Therefore, if the stars really have our name written all over them, we have to believe that we presently alive belong to the first one-billionth (or so) part of the total human population including past, present and future. So why are we alive here and now? How likely is that? Remember the game with the balls and the box: it's as if you drew the white ball out third of a thousand balls, instead of ten -- only even far, far more unlikely than that. It is more probable by many orders of magnitude that you'd have been born in the future instead of now.

The simple answer is: it is much more likely that we are among the last 10 % of all humans who ever lived, or will ever live, than the first 0.000000001 %. Suppose you were told that the world will end tomorrow; you might think yourself unlucky that your natural life span has been cut short so abruptly. But in fact, one in ten of all humans -- that is, the ones alive now -- would be in the same boat with you. Losing out to one in ten odds is unlucky, certainly, but not drastically so.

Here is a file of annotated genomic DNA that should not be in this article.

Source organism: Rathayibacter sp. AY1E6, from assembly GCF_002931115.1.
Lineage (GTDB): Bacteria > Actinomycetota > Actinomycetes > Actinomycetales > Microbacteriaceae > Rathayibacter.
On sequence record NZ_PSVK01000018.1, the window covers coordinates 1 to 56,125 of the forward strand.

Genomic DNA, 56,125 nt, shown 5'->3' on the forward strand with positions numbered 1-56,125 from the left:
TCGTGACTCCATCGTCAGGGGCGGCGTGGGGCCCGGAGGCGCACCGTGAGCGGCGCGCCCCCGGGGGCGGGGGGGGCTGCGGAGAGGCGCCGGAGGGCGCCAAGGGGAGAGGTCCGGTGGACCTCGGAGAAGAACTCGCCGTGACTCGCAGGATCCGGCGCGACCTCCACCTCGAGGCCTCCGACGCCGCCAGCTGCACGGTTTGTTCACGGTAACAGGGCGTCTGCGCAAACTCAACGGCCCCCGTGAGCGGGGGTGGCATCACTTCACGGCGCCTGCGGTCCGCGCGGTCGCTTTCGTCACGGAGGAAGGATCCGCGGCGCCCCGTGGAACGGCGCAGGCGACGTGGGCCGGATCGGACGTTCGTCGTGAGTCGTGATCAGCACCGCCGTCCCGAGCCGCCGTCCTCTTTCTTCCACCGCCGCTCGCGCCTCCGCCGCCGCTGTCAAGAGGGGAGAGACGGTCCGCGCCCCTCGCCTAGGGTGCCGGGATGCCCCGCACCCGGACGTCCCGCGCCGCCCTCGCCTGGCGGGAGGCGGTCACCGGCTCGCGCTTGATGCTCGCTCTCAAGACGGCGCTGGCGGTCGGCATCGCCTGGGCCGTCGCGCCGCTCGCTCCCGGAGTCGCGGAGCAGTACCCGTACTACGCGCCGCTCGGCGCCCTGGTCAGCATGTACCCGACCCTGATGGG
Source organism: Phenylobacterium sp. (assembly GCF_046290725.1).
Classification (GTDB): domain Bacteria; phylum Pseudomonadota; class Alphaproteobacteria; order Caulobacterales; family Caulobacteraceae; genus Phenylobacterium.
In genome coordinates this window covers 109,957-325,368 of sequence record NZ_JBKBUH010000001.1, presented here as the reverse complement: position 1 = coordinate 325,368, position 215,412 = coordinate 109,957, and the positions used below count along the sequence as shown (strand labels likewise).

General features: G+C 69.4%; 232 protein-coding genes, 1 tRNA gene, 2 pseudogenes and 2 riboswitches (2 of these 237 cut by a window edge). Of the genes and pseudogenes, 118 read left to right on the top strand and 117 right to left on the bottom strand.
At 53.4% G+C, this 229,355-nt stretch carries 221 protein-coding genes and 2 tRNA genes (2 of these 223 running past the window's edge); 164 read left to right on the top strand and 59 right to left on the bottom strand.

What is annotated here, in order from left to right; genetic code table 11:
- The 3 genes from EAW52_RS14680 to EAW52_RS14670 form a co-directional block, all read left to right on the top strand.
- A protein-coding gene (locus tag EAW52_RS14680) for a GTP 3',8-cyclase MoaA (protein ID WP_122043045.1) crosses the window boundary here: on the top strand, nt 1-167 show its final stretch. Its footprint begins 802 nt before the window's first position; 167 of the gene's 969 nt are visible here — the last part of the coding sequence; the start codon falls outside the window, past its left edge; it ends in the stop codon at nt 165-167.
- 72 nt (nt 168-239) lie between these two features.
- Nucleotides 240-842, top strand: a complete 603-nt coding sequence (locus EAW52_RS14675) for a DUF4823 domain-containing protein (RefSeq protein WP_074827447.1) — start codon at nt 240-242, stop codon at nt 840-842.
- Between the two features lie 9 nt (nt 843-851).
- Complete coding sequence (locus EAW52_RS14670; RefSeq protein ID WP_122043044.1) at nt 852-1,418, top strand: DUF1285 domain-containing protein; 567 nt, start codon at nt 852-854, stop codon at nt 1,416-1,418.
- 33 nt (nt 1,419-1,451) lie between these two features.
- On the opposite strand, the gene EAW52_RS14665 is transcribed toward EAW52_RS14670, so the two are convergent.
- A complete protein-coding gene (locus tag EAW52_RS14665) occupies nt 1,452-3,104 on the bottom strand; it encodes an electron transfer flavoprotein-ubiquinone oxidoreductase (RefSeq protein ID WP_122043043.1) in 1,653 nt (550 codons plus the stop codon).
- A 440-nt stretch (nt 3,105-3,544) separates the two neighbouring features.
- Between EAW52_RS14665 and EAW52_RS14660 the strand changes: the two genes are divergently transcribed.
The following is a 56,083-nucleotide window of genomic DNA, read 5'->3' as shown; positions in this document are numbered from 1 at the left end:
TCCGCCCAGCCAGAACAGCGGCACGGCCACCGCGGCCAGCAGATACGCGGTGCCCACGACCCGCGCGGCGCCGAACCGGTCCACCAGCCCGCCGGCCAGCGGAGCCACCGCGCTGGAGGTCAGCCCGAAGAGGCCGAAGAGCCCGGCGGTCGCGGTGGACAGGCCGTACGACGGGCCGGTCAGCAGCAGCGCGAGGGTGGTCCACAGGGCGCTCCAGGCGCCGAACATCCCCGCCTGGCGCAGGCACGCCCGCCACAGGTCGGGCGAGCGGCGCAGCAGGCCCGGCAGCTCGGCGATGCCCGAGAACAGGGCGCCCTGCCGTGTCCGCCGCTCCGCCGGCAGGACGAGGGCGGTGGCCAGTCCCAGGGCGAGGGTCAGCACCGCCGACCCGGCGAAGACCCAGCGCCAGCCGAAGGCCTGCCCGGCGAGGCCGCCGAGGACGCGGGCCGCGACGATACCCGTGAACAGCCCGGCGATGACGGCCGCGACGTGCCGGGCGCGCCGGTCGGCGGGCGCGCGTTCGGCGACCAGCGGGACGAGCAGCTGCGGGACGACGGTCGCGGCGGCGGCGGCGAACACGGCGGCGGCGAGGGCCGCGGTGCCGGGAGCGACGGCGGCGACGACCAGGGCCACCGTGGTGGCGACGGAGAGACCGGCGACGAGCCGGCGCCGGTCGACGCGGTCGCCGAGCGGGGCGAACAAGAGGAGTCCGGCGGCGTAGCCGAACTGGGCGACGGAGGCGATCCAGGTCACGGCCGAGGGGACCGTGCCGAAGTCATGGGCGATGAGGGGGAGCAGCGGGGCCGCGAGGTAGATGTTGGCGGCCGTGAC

Oh-kay... I hope you've reached this far

I know what you're thinking: absurd! Upon first encountering the argument, most people think it has to be obviously false. However, reflect on it for a while: trying to explain what is wrong with it makes for some heavy thinking. The argument is devilish; impossible to prove, but seemingly as hard to refute. There have been numerous attempts to shoot it down since its conception nearly two decades ago; but for every paper trying to refute the argument there have been an approximately equal number of papers refuting these refutations.

I originally encountered the concept of this so-called "Carter Prophecy" in the novel 'Time' by Stephen Baxter, from where I've adapted important parts of my explanation of it, sometimes almost verbatim (the novel is quite good, by the way -- I recommend it to any of you science fiction buffs out there). Having since read more about the Doomsday Argument on the web, I don't know exactly what to make of it. Yes, it's still absurd, but on the other hand, it makes perfect sense.